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White Nile
A steel bridge spans the White Nile at Juba, Sudan
Cities Jinja, Juba, Khartoum
Source White Nile
 - coordinates 2°16′55.92″S 29°19′52.32″E / 2.2822°S 29.3312°E / -2.2822; 29.3312
White Nile marked with the Blue Nile

The White Nile (Arabic: النيل الأبيض, transliterated: an-Nīl al-Ābyadˤ) is a river of Africa, one of the two main tributaries of the Nile, the other being the Blue Nile. In the strict meaning, "White Nile" refers to the river formed at Lake No at the confluence of the Bahr al Jabal and Bahr el Ghazal rivers. In the wider sense, "White Nile" refers to the approximately 3700 kilometers (2300 miles) of rivers draining from Lake Victoria into the White Nile proper. It may also, depending on the speaker, refer to the headwaters of Lake Victoria.

The 19th century search by Europeans for the source of the Nile was mainly focused on the White Nile, which disappeared into the depths of what was then known as "Darkest Africa". The discovery of the source of the White Nile thus came to symbolize European penetration of unknown jungle.


Headwaters of Lake Victoria

The Rusumo Falls border crossing over the Kagera River. Tanzania is on the left, Rwanda on the right.

The most distant source of the waters of Lake Victoria is the Luvironza River in Burundi, which flows into the Rurubu River near the northern Burundian town of Kayanza.[1] The Ruvuvu in turn flows into the Kagera River, the most notable feature of which is Rusumo Falls. On 28-29 April 1994, 250,000 Rwandans crossed the bridge at Rusumo Falls into Ngara, Tanzania, in 24 hours in what the United Nations High Commissioner for Refugees called the "the largest and fastest refugee exodus in modern times." The Kagera forms part of the Rwanda-Tanzania and Tanzania-Uganda borders before flowing into Lake Victoria.

In Uganda

Rafters flipping in Bujagali falls near the mouth of the Victoria Nile.

The river arising from Lake Victoria is known as the Victoria Nile. It arises just outside Jinja. There is a monument at the spot. After Nalubaale Power Station and Kiira Power Station at the mouth, the river goes through Bujagali falls (location of Bujagali Power Station) about 15 kilometers downstream from Jinja. It then flows north and westwards through Uganda, feeding into Lake Kyoga in the center of the country and then out west. At Karuma Falls, the river sweeps under Karuma Bridge (2°14′45.40″N 32°15′9.05″E / 2.245944°N 32.2525139°E / 2.245944; 32.2525139) at the southeastern corner of Murchison Falls National Park. During much of the insurgency of the Lord's Resistance Army, Karuma Bridge, built in 1963 to help the cotton industry, was the key stop on the way to Gulu, where vehicles would gather in convoy before being provided with a military escort for the final run north. In 2009, the Government of Uganda announced plans to construct a 750MW hydropower project several kilometers north of the bridge, which is scheduled for completion in 2016.[2] The World Bank had approved to fund a smaller 200MW power plant but Uganda opted for a bigger project, which the Ugandans will fund internally.[citation needed] Just before entering Lake Albert, the river is compressed into a passage seven meters in width at Murchison Falls, marking the entry into the Western branch of the Great Rift Valley. The river flows into Lake Albert opposite the Blue Mountains in the Democratic Republic of the Congo.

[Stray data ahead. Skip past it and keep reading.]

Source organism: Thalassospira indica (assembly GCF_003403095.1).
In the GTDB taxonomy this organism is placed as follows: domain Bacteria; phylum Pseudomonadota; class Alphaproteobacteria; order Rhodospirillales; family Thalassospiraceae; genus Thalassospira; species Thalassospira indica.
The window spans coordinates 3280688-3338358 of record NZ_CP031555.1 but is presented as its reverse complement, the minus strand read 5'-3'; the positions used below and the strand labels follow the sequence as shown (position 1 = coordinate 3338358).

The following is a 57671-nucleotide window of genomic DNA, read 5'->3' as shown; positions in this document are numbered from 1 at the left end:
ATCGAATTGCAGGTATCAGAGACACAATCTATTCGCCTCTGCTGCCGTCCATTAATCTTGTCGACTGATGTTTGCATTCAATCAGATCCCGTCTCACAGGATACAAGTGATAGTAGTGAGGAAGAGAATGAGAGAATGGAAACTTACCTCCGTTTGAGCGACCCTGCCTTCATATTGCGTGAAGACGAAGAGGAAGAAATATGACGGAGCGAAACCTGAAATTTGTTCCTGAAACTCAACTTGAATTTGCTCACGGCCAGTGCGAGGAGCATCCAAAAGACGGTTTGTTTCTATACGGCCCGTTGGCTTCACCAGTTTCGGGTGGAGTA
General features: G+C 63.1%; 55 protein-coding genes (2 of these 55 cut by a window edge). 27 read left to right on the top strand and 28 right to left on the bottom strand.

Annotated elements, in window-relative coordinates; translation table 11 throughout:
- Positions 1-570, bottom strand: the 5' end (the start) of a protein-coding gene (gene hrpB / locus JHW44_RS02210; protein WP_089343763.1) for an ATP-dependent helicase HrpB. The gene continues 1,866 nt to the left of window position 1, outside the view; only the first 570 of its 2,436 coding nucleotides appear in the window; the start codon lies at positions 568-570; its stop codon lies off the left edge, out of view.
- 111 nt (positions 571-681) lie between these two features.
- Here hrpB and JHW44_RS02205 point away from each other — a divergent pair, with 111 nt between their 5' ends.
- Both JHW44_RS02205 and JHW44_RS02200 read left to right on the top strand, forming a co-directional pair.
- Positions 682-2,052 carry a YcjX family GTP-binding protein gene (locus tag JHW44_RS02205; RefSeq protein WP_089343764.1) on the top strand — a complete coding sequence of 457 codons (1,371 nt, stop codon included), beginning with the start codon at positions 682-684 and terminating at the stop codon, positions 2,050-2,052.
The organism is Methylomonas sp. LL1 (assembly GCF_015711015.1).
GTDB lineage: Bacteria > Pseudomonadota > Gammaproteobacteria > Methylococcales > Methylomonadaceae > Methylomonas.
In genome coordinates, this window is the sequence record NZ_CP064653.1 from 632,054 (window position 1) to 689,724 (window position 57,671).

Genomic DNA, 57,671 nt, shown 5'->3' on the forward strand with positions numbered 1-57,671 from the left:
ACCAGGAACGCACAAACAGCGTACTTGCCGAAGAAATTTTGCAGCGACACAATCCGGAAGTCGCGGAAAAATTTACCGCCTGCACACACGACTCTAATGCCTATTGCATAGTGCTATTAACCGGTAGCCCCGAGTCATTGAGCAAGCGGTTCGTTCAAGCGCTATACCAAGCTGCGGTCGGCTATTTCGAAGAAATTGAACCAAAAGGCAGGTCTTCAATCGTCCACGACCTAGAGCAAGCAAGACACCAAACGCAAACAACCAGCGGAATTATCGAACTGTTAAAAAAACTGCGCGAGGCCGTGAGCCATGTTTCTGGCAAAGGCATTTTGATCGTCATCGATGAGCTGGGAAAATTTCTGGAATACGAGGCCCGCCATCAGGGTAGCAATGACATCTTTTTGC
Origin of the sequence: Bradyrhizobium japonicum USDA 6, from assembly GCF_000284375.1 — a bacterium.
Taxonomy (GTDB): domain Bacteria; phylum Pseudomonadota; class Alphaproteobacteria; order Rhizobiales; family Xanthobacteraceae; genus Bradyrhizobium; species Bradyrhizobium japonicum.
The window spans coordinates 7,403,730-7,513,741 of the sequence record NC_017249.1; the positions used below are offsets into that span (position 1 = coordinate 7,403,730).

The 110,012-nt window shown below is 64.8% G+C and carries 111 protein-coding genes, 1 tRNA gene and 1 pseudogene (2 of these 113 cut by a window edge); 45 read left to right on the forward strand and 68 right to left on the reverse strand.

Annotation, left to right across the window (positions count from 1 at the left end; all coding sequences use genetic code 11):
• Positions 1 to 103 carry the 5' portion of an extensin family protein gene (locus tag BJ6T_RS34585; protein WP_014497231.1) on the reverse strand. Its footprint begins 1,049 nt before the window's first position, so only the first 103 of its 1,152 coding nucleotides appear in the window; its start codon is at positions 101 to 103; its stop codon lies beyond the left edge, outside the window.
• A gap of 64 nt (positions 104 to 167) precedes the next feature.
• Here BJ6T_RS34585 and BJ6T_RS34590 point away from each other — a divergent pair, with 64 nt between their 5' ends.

The river exiting Lake Albert to the north is known as the Albert Nile. The river separates the West Nile sub-region of Uganda from the rest of the nation. While a bridge passes over the Albert Nile near its inlet in Nebbi District, there is no other bridge over this section. A powered ferry connects the roads between Adjumani and Moyo, but navigation of the river is otherwise done by small boat or canoe.

In Sudan

The river continues north to Nimule where it enters Sudan and becomes known as the Bahr al Jabal ("River of the Mountain", sometimes Mountain Nile). Bahr al Jabal was the former name of the state of Central Equatoria. The Bahr al Jabal then winds through rapids before entering the Sudan plain and the vast swamp of the Sudd. It eventually makes its way to Lake No, where it merges with the Bahr el Ghazal and forms the White Nile. An anabranch river called Bahr el Zeraf flows out of the Bahr al Jabal and flows through the Sudd to eventually join the White Nile. The Bahr al Jabal passes through Juba, the capital of Southern Sudan, and the southernmost navigable point on the Nile river system, and then Kodok, the site of the 1898 Fashoda Incident that marked an end to the "Scramble for Africa". The river lends its name to the state of White Nile before merging with the larger Blue Nile at Khartoum, the capital of Sudan, and forming the Nile.

See also

Notes and references



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